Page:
In 1976 — 40 years ago as I write this — several Montana State University (MSU) colleagues and I launched an intellectual experiment in the political economy of natural resources. We all had an economic specialty, mine was economic anthropology. We also favored environmental quality over material quantity and had elected Bozeman as the place to build our lives. When selecting academic jobs, mountains trumped money.
As a student I had helped save Montana’s Lincoln-Scapegoat Backcountry from the ravages of the U. S. Forest Service and Anaconda Forest Products. My National Science Foundation post-doctoral fellowship was with Prof. L. K. Caldwell, an author of National Environmental Policy Act. My post-doc was to help establish Indiana University’s School of Public and Environmental Affairs. (I claim no credit, but in 2016 it ranked number one in America among public affairs graduate programs.)
Our experiment was an exercise in intellectual entrepreneurship and we were well prepared. Three of us had worked closely with Nobel Prize winning economists. Although we taught in a small cow college in the most remote of the lower 48 states, we all had excellent connections with nationally respected economists. I also had contacts with foundation leaders. Further, public policy was an unknown field at MSU so we were, for a while, free to roam.
Our general goal was to explore and promote intersections of liberty, ecology, and prosperity. Where and why do they thrive together? Responsible liberty, sustainable ecology, and modest prosperity don’t always or easily go together. How could we foster their concurrence?
This approach became known among economists as the New Resource Economics, or NRE. The conventional, or old resource economics, was based on the Progressive ideal of command and control by experts, Green Platonic despots. These fine men (nearly all agency people were male) were assumed to understand ecological systems, but they didn’t. It was further assumed that they could somehow divine the public interest. No one can. A third assumption, that they were to be insulated from and immune to political influence, was irresponsibly naive. Actually, the Progressive Era model usually led to regulatory capture by the bureaucracy and allied commodity groups.
Our orientation was radically different from the conventional Green perspective. In that view, ecology, liberty, and prosperity are necessarily in opposition; theirs is an inherently dark perspective. We believed the environmental culture actually can be sunnier. The New Resource Economics we created at Montana State University in the 1970s shows how to brighten an often dark and negative arena.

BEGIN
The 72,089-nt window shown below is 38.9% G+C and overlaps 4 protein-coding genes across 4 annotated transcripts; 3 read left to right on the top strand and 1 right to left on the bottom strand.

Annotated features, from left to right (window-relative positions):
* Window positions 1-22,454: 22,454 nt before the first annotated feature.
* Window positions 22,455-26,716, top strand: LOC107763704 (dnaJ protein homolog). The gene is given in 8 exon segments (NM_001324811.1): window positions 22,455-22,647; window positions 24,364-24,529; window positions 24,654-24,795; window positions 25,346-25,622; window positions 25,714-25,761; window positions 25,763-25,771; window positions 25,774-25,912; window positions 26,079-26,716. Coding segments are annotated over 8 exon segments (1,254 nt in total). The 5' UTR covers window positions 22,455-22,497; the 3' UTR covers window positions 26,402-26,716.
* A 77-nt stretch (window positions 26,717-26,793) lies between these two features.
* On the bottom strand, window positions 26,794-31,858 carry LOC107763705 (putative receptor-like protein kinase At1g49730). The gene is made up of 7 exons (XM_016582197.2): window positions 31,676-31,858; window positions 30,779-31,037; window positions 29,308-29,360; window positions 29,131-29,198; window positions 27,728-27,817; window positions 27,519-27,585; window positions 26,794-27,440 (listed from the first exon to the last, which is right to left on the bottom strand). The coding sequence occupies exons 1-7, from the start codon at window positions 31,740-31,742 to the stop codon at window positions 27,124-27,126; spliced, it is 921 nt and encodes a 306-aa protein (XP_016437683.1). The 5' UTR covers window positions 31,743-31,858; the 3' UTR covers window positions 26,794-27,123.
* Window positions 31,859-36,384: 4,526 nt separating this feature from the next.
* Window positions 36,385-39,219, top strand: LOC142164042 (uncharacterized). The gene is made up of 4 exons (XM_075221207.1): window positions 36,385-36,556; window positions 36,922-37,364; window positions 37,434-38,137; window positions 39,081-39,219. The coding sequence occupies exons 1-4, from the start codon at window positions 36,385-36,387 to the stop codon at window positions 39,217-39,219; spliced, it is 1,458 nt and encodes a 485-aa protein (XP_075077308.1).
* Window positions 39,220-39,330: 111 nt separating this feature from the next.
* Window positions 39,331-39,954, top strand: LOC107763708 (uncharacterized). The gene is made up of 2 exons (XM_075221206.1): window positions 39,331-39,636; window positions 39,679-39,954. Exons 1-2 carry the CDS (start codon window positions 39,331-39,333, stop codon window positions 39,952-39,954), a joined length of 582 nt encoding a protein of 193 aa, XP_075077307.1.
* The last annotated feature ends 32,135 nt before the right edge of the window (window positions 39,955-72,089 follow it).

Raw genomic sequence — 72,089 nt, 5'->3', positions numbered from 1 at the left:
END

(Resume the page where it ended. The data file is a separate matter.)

Our highly positive outlook came naturally for we worked in the “romance” arena of environmental policy rather than “sludge.” Surrounded by parks, wilderness, forests, rangelands, water, and wildlife, these arenas had our attention. We avoided nasty, toxic sludge in both research and residence. We found Bozeman a great place to live as well as to earn a living, so we were living the concurrence we were seeking in our academic work.
In addition to marrying Ramona, several other good and important things happened to me in 1976, the summer of America’s bicentennial of independence. (Thanks to France for the Statue of Liberty!) I was at the economics department at UCLA for a summer program for young professors. J. Clayburn (Clay) LaForce, chairman of the economics department, organized the program. Clay introduced me to several presidents of foundations interested in supporting libertarian professors and we began discussing the institute I soon founded at MSU, the Center for Political Economy and Natural Resources. (I had not yet understood the importance of having a catchy acronym such as FREE or PERC.)
Two well-educated foundation officers, Neil McLeod (Harvard Ph. D.) of the Liberty Fund, and Richard Larry (MBA, Penn’s Warton School) of the Sara Mellon Scaife Foundation, joined Clay at several of our dinners. They were enthused by the possibilities of a free-market institute focused on the romance sector of environmentalism. We proposed to study parks, range and timberlands, water, and wildlife … and not nasty sludge. This was a vacant niche and the foundation officers offered funding to pioneer it.
The MSU faculty linked with the new institute published numerous refereed articles in academic journals. We took no corporate or governmental contracts but received many foundation grants. These funds enabled us to host academic conferences that included several Nobel Prize winners. The Center for Political Economy and Natural Resources blossomed.
However the three wise men I met at UCLA, Clay, Neal, and Richard, had given me a caveat. Each warned me of political problems inherent to operating such an institute at a state university. Special interests, recipients of federal subsidies and their university co-conspirators in administration would be exposed by our work. Faculty dependent on grants from federal agencies, mainly people in agriculture and the natural sciences, would surely not understand our work. They would also be hostile to it by predisposition. The great majority of academics are statists, people who favor government control over individuals and the private sector. That was and remains the dominant force in academic culture.
The wise men warned me it is risky to reside in a state university while advocating liberty as a complement to ecology and prosperity. This was a risk I chose to accept. While their expectations were correct, the outcome ultimately became highly positive.